D'Souza's '2000 Mules' bypasses cultural gatekeepers to gross over $1M on Rumble in first 12 hours
"The success of '2000 Mules' on Rumble is a great sign for creators who do not want to be silenced or censored for their speech," said conservative filmmaker/author Dinesh D'Souza.
Dinesh D'Souza's "2000 Mules," a low-budget documentary on alleged ballot harvesting in the 2020 presidential election, is finding word-of-mouth commercial success through alternative distribution channels immune to censorship by cultural gatekeepers allergic to the expose's politcally explosive findings.
The documentary made more than $1 million in under 12 hours on video streaming platform Rumble and its subscription platform Locals beginning at noon on Saturday. The take was "good enough to put '2000 Mules' in the estimated box office top ten for the weekend of May 6th to May 8th," according to the video platform.
As of publication deadline on Wednesday, the film was earning an enthusiastic user rating of 7.4 on the 10-point scale of definitive film industry site IMDB.
"2000 Mules" is available for purchase at $29.99 on D'Souza's Locals channel or for free with purchase of an annual $50 subscription to his channel. The controversial film had a limited theatrical release last week and is also available for purchase or rent on SalemNow.com.
"Supporting creative independence is core to our values, and we are thrilled to offer creators a new way to distribute and sell movies independently," Locals President Assaf Lev said.
"The success of '2000 Mules' on Rumble is a great sign for creators who do not want to be silenced or censored for their speech," D'Souza said.
"This is proof that independent media doesn't need corporate media's help to succeed," said Rumble CEO Chris Pavlovski. "The people will build this ecosystem on their own, brick by brick."
Former President Donald Trump, who hosted a screening of D'Souza's documentary at his Mar-a-Lago resort last Thursday released a statement about the movie on Wednesday. "Every American must see this movie," said Trump. "It's the most important political documentary ever made, because it reveals with irrefutable proof what really happened in the 2020 Election. The film is now on two great platforms where the Radical Left cannot censor it or take it down."
D'Souza's latest film is centered around geotracking data and government security camera video footage obtained by election integrity watchdog True the Vote purporting to show hundreds of "mules" stuffing drop boxes with absentee ballots during odd hours in battleground states.
With Big Tech censoring claims of election fraud in the 2020 presidential election, D'Souza released the documentary on an alternate platform, rather than through the traditional streaming services such as Netflix and Amazon.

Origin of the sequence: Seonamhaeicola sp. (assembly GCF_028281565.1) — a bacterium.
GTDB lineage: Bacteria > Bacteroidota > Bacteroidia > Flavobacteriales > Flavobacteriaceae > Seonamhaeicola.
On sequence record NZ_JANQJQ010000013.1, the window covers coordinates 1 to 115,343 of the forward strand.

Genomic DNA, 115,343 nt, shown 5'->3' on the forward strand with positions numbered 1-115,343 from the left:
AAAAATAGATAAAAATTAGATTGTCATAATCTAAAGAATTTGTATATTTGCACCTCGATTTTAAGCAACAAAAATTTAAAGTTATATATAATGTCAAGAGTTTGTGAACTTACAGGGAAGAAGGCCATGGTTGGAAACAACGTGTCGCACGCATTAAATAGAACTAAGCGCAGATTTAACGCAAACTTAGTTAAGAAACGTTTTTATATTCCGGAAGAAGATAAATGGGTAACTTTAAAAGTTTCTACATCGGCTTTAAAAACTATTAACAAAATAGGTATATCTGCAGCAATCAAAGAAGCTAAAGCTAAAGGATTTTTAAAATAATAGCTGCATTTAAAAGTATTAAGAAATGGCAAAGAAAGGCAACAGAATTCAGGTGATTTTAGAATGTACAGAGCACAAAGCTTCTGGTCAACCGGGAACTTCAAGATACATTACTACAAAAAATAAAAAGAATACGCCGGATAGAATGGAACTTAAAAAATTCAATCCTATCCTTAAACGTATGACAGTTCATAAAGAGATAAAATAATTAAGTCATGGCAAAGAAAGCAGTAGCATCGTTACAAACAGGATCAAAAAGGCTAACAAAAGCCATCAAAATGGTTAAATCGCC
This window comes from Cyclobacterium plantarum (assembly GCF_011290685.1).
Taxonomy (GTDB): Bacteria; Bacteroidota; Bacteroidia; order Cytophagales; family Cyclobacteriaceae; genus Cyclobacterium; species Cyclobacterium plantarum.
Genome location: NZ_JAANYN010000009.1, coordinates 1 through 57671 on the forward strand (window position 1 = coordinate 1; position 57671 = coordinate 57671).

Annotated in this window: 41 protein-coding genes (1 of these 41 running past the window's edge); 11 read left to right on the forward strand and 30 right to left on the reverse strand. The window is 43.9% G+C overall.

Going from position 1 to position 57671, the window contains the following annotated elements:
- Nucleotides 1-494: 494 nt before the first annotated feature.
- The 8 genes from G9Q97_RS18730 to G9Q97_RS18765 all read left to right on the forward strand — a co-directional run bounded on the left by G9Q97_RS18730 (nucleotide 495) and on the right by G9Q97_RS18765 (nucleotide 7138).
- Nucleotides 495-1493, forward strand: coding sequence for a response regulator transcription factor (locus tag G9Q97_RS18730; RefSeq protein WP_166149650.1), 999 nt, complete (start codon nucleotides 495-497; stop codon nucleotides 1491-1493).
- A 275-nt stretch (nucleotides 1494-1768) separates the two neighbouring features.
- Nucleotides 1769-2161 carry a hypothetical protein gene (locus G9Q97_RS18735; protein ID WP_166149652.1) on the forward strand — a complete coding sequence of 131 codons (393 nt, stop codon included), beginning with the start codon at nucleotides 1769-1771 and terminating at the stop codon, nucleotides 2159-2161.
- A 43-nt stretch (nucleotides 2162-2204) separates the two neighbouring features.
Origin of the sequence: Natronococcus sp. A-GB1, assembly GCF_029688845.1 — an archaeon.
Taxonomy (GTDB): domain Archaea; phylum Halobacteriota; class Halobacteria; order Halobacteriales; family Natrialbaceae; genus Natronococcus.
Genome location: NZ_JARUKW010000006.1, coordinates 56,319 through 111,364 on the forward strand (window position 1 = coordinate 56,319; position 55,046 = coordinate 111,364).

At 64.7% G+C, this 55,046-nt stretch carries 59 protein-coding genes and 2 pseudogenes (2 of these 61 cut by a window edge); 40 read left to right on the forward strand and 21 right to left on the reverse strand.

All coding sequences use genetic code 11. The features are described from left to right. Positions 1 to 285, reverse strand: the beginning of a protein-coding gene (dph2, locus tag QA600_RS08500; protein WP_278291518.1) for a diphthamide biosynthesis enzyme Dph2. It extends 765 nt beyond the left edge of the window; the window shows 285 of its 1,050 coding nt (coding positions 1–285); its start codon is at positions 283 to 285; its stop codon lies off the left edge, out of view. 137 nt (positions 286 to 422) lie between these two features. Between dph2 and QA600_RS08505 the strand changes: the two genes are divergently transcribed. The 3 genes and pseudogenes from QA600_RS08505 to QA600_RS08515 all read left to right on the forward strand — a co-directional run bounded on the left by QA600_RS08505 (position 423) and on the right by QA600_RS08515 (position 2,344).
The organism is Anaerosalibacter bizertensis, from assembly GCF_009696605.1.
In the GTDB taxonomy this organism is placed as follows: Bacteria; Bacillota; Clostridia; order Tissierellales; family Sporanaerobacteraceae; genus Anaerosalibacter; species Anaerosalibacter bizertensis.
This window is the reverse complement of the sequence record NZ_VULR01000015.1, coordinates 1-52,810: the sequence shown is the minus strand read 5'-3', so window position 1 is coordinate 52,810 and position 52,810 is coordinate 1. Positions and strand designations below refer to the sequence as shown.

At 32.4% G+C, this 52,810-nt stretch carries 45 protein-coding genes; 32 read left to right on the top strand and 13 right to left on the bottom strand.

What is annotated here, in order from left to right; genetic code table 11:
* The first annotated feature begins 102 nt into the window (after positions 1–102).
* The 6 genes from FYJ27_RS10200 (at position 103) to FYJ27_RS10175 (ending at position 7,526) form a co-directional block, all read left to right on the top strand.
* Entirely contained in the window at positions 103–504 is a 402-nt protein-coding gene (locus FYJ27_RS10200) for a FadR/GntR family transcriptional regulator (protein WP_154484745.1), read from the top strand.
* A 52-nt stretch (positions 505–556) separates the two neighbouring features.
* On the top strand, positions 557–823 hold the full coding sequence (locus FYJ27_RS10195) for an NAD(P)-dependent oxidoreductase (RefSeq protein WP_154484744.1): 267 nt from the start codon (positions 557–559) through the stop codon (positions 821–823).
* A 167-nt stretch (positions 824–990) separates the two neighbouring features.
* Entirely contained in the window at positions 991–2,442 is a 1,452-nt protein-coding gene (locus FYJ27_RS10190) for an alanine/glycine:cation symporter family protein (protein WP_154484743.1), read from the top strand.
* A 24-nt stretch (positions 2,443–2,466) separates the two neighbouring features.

"I didn't put the trailer up on Facebook," D'Souza told Just the News the week before the film's release. "If I do, it'll be banned."
Despite a release strategy bypassing major distribution channels, the film has not escaped the notice of mainstream media outlets. Publications such as The Associated Press and Politifact have fact-checked the film, prompting conservative outlets to fact-check them in turn.
Ripping "2000 Mules" as "based on faulty assumptions, anonymous accounts and improper analysis of cellphone location data," the AP fact check says the film claims, "At least 2,000 'mules' were paid to illegally collect ballots and deliver them to drop boxes in key swing states ahead of the 2020 presidential election."
The "facts," however, are that True the Vote, the election integrity watchdog group featured in the film "didn't prove this," argues AP. "The finding is based on false assumptions about the precision of cellphone tracking data and the reasons that someone might drop off multiple ballots, according to experts."
D'Souza readily acknowledged to Just the News that some questions are still to be answered, such as, "How do we know the mules were paid? Who organized this?"
Politifact, meanwhile, opined: "D'Souza's argument ignores that in many states, it is legal to drop off a ballot on behalf of another voter, which is especially helpful for voters with disabilities or the elderly."
"It's possible some people in 2020 collected and returned mail ballots in violation of their state laws," the self-styled fact-check site admitted. "But D'Souza's portrayal of the practice as leading to fraud on the scale of 400,000 illegal votes is not supported by evidence."
D'Souza explained to The Epoch Times that there's a difference between ballot harvesting — voters giving their ballots to third parties to drop off for them — which is legal in some states, and ballot trafficking, in which someone is paid to drop off a ballot.
The Georgia Secretary of State's office has subpoenaed True the Vote for the identity of a man the nonprofit said admitted he participated in ballot harvesting and received $10 for each ballot he collected and delivered to ballot drop boxes.
Ben Shapiro, One America News Network, and RedState are among those who have responded with their own fact-checks of the fact-checkers, noting that some of their claims, particularly regarding geotracking, appear to be inaccurate.
Shapiro, for example, rebutted the AP's argument about the unreliability of cellphone tracking data, noting that "the government uses cellphone surveillance data all the time, in a variety of law enforcement contexts, in order to sort of figure out where people are."